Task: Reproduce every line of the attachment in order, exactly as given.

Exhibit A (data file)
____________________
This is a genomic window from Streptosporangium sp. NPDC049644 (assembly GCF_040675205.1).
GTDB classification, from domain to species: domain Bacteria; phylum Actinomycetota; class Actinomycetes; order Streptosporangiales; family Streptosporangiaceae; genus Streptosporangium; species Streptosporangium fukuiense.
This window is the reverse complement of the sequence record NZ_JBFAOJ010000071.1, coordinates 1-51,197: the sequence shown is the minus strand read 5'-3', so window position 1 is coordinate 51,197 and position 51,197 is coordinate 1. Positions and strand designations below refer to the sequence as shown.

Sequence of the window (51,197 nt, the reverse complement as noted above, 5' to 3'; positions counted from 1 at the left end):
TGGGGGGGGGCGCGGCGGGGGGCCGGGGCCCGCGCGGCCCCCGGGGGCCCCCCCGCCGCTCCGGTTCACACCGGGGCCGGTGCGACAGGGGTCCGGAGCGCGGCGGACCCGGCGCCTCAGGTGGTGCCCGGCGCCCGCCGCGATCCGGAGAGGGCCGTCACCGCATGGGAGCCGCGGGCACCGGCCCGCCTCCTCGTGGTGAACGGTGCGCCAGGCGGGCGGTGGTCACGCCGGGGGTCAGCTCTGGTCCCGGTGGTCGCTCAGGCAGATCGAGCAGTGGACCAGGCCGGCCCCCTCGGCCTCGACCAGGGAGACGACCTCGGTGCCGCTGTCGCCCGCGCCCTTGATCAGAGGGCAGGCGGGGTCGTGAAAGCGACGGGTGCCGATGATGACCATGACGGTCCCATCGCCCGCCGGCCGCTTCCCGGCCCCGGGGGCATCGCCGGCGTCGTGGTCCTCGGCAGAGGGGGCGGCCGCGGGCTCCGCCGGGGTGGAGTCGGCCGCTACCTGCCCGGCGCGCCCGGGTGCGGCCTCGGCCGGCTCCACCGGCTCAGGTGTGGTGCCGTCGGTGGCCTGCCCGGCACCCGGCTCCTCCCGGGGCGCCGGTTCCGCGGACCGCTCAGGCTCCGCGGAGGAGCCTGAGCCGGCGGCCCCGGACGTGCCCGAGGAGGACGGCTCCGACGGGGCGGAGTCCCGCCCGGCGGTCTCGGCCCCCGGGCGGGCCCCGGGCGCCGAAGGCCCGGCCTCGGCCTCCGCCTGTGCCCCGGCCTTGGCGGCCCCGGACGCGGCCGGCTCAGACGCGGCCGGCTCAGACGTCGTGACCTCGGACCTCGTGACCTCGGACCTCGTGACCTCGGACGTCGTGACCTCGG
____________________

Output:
This is a genomic window from Streptosporangium sp. NPDC049644 (assembly GCF_040675205.1).
GTDB classification, from domain to species: domain Bacteria; phylum Actinomycetota; class Actinomycetes; order Streptosporangiales; family Streptosporangiaceae; genus Streptosporangium; species Streptosporangium fukuiense.
This window is the reverse complement of the sequence record NZ_JBFAOJ010000071.1, coordinates 1-51,197: the sequence shown is the minus strand read 5'-3', so window position 1 is coordinate 51,197 and position 51,197 is coordinate 1. Positions and strand designations below refer to the sequence as shown.

Sequence of the window (51,197 nt, the reverse complement as noted above, 5' to 3'; positions counted from 1 at the left end):
TGGGGGGGGGCGCGGCGGGGGGCCGGGGCCCGCGCGGCCCCCGGGGGCCCCCCCGCCGCTCCGGTTCACACCGGGGCCGGTGCGACAGGGGTCCGGAGCGCGGCGGACCCGGCGCCTCAGGTGGTGCCCGGCGCCCGCCGCGATCCGGAGAGGGCCGTCACCGCATGGGAGCCGCGGGCACCGGCCCGCCTCCTCGTGGTGAACGGTGCGCCAGGCGGGCGGTGGTCACGCCGGGGGTCAGCTCTGGTCCCGGTGGTCGCTCAGGCAGATCGAGCAGTGGACCAGGCCGGCCCCCTCGGCCTCGACCAGGGAGACGACCTCGGTGCCGCTGTCGCCCGCGCCCTTGATCAGAGGGCAGGCGGGGTCGTGAAAGCGACGGGTGCCGATGATGACCATGACGGTCCCATCGCCCGCCGGCCGCTTCCCGGCCCCGGGGGCATCGCCGGCGTCGTGGTCCTCGGCAGAGGGGGCGGCCGCGGGCTCCGCCGGGGTGGAGTCGGCCGCTACCTGCCCGGCGCGCCCGGGTGCGGCCTCGGCCGGCTCCACCGGCTCAGGTGTGGTGCCGTCGGTGGCCTGCCCGGCACCCGGCTCCTCCCGGGGCGCCGGTTCCGCGGACCGCTCAGGCTCCGCGGAGGAGCCTGAGCCGGCGGCCCCGGACGTGCCCGAGGAGGACGGCTCCGACGGGGCGGAGTCCCGCCCGGCGGTCTCGGCCCCCGGGCGGGCCCCGGGCGCCGAAGGCCCGGCCTCGGCCTCCGCCTGTGCCCCGGCCTTGGCGGCCCCGGACGCGGCCGGCTCAGACGCGGCCGGCTCAGACGTCGTGACCTCGGACCTCGTGACCTCGGACCTCGTGACCTCGGACGTCGTGACCTCGG